A first glance at the Saskatchewan budget suggests that Finance Minister Kevin Doherty has looked everywhere for savings as he tries to hoist the province out the deep financial hole that's largely of the government's own creation.

Certainly, it's the case that Saskatchewan residents both urban and rural are being asked to share the pain of restoring balance to the province's books over a three-year period.

However, with budgets having as much to do with political choices and ideology as they do with dealing with external factors that are beyond a government's control, Wednesday's effort by Doherty bears a closer look.

'Their belated conversion to the gospel of living within the province's means comes after nearly a decade of squandering every last penny of resource revenues.'

Faced with the reality that Saskatchewan will end fiscal 2016-17 with a deficit of $1.29 billion, marking the fifth time in nine budgets since 2007 that the books were awash in red ink, Doherty and Premier Brad Wall are seeking to get a handle on things by cutting spending and raising taxes by $900 million, and promising to move the province away from its over-reliance on resource revenues.

Their belated conversion to the gospel of living within the province's means comes after nearly a decade of squandering every last penny of resource revenues, depleting $2 billion in reserves and borrowing even more during a prolonged economic boom.

Doherty hiked the provincial sales tax to six per cent from five and broadened its base a bit without actually harmonizing the PST with the federal GST, as many provinces sensibly have done.

Sin taxes for smokes and booze are up, and homeowners will see an overall education property tax hike of $54 million.

Meanwhile, schools trying cope with population growth are getting less.

The elimination of the provincial bus line will be a challenge for older rural residents.

Grant cuts of five per cent to post-secondary institutions come at a time when the knowledge economy and trades skills are the key to prosperity.

The axing or paring back of an array of employment preparation and support programs — from adult basic education to skills training to the apprenticeship commission — seems ill-considered, especially given that they help Indigenous people join the workforce.

'There's still reason to question whether the government's plans will actually restore the budget to balance in three years.'

While municipalities will continue to get their expected revenue from a share of the PST, they are losing $36 million of grants-in-lieu of property taxes paid by SaskEnergy and SaskPower.

Saskatoon will have to pick up the $409,000 Doherty cut from funding for the Meewasin Valley Authority even as the government takes over funding responsibility for the Wascana Authority in Regina.

Then, of course, there's the $250 million in wage reductions the government wants to negotiate with public sector workers, most of whom didn't share in the boom but are among citizens now expected to ante up to tackle the deficits.

Despite the widespread pain inflicted on almost every sector, there's still reason to question whether the government's plans will actually restore the budget to balance in three years. While Doherty has built in $300 million in contingency funding, the vagaries of the resource market and the impact on the economy of increasingly unpredictable weather systems cannot be understated.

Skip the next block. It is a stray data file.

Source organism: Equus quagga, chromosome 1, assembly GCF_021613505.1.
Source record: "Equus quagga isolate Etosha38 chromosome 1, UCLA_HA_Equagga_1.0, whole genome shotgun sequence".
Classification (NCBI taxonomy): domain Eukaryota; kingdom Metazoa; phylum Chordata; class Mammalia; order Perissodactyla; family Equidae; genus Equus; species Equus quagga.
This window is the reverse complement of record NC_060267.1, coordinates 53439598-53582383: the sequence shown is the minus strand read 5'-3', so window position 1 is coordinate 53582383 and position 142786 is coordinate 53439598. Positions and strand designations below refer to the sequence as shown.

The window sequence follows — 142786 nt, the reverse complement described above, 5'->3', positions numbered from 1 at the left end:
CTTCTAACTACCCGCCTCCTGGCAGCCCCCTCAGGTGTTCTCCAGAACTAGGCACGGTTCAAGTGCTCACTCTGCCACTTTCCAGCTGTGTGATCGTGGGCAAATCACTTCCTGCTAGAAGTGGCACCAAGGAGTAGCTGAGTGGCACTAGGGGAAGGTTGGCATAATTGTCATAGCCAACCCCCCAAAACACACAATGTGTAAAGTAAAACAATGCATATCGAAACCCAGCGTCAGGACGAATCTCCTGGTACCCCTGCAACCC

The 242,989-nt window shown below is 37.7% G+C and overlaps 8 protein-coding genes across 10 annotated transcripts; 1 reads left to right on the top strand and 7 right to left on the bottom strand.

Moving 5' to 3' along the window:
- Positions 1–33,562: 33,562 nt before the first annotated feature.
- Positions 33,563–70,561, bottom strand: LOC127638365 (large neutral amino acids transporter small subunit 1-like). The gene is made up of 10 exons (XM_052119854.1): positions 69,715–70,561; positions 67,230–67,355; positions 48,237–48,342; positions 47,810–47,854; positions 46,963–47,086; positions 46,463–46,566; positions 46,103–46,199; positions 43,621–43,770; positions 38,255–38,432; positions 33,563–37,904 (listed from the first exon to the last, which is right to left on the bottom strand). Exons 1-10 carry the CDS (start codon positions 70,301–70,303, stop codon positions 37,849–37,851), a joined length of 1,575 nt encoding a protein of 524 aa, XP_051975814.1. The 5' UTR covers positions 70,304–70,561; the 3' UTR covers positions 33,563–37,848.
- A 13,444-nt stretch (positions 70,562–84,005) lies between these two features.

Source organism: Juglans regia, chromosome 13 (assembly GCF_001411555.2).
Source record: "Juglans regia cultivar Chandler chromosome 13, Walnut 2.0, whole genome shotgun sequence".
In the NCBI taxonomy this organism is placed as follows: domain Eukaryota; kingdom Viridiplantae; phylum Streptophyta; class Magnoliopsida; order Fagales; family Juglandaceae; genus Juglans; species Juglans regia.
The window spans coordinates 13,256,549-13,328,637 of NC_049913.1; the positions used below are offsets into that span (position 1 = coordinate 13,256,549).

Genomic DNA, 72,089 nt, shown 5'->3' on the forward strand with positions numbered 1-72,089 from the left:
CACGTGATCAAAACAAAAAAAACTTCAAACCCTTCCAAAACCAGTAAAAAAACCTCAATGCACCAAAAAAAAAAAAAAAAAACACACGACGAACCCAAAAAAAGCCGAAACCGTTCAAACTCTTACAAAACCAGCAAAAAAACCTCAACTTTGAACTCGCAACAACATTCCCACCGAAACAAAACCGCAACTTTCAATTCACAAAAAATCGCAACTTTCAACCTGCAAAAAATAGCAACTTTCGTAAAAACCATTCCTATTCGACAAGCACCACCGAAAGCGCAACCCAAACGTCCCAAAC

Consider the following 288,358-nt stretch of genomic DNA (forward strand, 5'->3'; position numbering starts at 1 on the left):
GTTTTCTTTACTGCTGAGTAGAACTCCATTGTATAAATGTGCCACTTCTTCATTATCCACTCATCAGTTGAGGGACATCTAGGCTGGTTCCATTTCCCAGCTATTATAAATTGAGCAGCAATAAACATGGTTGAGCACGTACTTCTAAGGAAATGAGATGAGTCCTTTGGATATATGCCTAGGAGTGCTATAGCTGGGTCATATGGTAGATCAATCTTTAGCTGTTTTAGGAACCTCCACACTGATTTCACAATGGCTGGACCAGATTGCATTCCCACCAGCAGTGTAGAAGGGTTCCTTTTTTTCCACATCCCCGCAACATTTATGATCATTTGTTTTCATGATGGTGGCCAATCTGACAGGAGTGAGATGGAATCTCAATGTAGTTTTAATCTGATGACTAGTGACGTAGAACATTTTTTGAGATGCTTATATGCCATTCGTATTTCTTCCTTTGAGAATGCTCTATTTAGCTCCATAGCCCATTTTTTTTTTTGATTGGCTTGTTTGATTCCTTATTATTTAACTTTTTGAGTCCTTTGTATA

'As for the assertion that families will save under the tax shift, it's dubious at best.'

Doherty's assumption that oil prices, which averaged $44.88 last year, will be in the range of $55 during fiscal 2017-18 and rise to $60 for 2018-19 is optimism writ large. And even though he touts moving Saskatchewan away from the reliance on resource revenue toward consumption taxes, it very much appears resources will continue to remain the mainstay of spending.

There's not even a hint that the government plans to establish a sovereign wealth fund that will be kept out of the hands of politicians.

Meanwhile, the decision to cut personal and corporate tax rates and forgo $107 million this year while the PST hike garners $242 million makes little sense in the current dire circumstances. It only prolongs the agony and adds to the debt that continues to grow.

As for the assertion that families will save under the tax shift, it's dubious at best.

Consumption taxes can be a fairer way to pay for public services that all residents consume, but only if the impact on the poorest can be mitigated through timely rebates. While a case might be made for reducing income taxes for those on lower economic rungs, the budget decision to reduce the rates for all, including corporations, is more ideological than economic.

When the government is telling poor parents that it will no longer pay for kids' school supplies and it's telling the poorest of the poor that it will pick up the tab only to bury a loved one but not for a funeral service, it needs to take a step back and consider the message it sends.

Doherty's austerity budget might appear to spread the pain widely, but it appears that some are more equal than others when it comes to feeling the impact.